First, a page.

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'Anybody can come play with us'
From left, Dianne Whitney, Gloria Blaser, Deb Thompson, LouAnn Hanson and Kathy Whitaker jam with the Junction Jammers at the Junction House on Wednesday. (Times photo: Marissa Weiher) To order this photo, click here.
MONROE - What began as rehearsal for the 100 Accordions, an event that brought more than 100 accordion players together to play the Cheese Days song at the 2014 Cheese Days festival, has turned into a weekly jam session.

Kris McGinnis of Monroe didn't even know how to play the accordion when her mother bought her one. She started practicing with Mary Zimmer-man and Deb Thompson to get ready to perform with the 100 Accordions. More joined the jam session at the Junction House tavern just north of Monroe until eventually they became known as the Junction Jammers.

Every second Wednesday of the month, the Jammers still perform at the Junction House where they've built a large audience, including some who enjoy dancing to the Jammers' music.

"Anybody can come play with us, whether it be the guitar or whatever," McGinnis said.

The group even started going to local retirement and nursing homes to perform, and it just took off from there. Now the Jammers are booked every Wednesday for the next two months.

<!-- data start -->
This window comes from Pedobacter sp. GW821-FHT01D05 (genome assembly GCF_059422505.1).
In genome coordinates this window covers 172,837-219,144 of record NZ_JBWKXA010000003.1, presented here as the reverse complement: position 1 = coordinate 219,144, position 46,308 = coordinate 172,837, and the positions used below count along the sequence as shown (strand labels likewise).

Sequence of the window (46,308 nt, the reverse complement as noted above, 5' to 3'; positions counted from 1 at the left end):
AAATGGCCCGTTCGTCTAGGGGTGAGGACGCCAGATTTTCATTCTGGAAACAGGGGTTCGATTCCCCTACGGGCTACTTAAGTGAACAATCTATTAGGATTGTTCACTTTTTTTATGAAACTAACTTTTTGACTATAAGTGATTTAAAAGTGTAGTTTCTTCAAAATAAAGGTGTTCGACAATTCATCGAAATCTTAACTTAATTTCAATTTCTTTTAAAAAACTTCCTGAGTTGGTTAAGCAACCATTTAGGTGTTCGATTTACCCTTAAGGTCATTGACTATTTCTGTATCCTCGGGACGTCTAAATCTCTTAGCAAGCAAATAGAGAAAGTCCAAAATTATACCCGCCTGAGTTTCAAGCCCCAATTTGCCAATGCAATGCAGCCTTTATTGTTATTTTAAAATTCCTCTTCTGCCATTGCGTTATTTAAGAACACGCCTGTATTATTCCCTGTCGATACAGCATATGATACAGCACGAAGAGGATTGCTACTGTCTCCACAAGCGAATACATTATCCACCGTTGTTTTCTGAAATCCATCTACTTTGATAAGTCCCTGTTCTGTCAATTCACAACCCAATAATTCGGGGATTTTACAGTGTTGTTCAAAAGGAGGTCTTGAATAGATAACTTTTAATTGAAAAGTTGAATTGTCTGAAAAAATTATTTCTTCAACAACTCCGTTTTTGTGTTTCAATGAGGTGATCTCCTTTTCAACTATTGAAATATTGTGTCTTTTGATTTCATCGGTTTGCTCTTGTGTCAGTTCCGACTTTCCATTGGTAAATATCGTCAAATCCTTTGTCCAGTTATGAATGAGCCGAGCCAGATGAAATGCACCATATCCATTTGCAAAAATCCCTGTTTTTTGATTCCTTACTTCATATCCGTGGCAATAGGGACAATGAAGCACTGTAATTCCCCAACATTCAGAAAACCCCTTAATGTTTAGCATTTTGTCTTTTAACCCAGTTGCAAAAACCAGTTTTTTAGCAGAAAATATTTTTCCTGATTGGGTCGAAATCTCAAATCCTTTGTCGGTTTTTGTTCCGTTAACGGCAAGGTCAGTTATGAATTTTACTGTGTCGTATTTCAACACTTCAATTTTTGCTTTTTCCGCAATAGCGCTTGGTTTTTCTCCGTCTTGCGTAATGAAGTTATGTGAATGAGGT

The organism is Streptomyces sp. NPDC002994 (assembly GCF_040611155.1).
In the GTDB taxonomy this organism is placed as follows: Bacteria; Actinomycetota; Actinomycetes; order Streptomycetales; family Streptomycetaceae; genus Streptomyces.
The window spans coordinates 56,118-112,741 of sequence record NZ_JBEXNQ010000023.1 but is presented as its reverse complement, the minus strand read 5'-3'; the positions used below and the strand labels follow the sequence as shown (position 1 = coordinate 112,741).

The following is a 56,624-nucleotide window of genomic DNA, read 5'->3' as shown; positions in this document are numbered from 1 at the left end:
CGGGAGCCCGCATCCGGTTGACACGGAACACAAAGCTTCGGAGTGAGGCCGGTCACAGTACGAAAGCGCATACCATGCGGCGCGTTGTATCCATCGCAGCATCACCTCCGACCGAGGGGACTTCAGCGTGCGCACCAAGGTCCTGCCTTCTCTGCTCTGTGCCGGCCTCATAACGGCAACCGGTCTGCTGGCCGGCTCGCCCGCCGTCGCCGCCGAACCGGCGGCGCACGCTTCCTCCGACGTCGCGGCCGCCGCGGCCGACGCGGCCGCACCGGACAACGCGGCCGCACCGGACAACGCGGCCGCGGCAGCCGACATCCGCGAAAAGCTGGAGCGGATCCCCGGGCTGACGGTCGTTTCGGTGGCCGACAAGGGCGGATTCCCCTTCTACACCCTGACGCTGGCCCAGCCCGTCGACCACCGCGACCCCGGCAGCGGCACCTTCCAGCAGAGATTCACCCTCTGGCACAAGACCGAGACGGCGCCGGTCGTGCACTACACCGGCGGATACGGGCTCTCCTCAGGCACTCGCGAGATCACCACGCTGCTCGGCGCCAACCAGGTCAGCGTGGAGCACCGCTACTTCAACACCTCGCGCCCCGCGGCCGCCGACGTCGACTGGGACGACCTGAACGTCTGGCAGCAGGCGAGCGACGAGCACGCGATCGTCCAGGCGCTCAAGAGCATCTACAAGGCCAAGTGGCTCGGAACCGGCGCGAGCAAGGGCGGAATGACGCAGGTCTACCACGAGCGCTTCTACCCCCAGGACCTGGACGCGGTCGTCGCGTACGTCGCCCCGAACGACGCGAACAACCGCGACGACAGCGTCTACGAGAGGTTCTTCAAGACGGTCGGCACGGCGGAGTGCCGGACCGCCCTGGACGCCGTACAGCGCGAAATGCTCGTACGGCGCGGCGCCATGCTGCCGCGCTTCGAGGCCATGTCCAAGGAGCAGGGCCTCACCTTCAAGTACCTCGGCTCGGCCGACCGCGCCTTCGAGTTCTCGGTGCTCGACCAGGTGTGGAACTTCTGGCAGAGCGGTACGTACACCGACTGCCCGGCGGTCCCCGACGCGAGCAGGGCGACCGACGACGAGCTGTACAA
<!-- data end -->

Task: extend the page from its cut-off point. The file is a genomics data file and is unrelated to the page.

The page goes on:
McGinnis said she loves performing for the residents because they seem to enjoy it.

"Half the time they're moving their legs and singing along to our music once we get to hootin' and hollerin'," she said. "After playing at the Monroe Manor, if you had just walked in, you wouldn't of known it was a rest home."

The Jammers members who perform at nursing homes include McGinnis; Merikay Ellefson of Monroe; Deb Thompson of Monroe; and Gloria Blaser of Darlington. The regulars who jam at the Junction House include LouAnn Hanson of Monroe; Dianne Whitney of Juda; Amber Rae Thompson, who is from Monroe and lives in Columbus; and Ron Blaser of Darlington. Ron Thompson and Dewey McGinnis of Monroe also help them set up before performing.

McGinnis said she learns a lot from more experienced accordion players, Thompson and Whitney, who are able to play by ear.

"It's just so much fun as a team," McGinnis said. "We just get along so much. They all give you advice for this little and that and the more you play, the better you get. Just like anything, it takes a lot of practice, and we practice a lot."

When the Jammers play at the Junction House, they play from 1 p.m. until they decide they don't want to play anymore - usually at least a couple of hours.

"It's just something to do," McGinnis said. "The music's good and soothes the soul."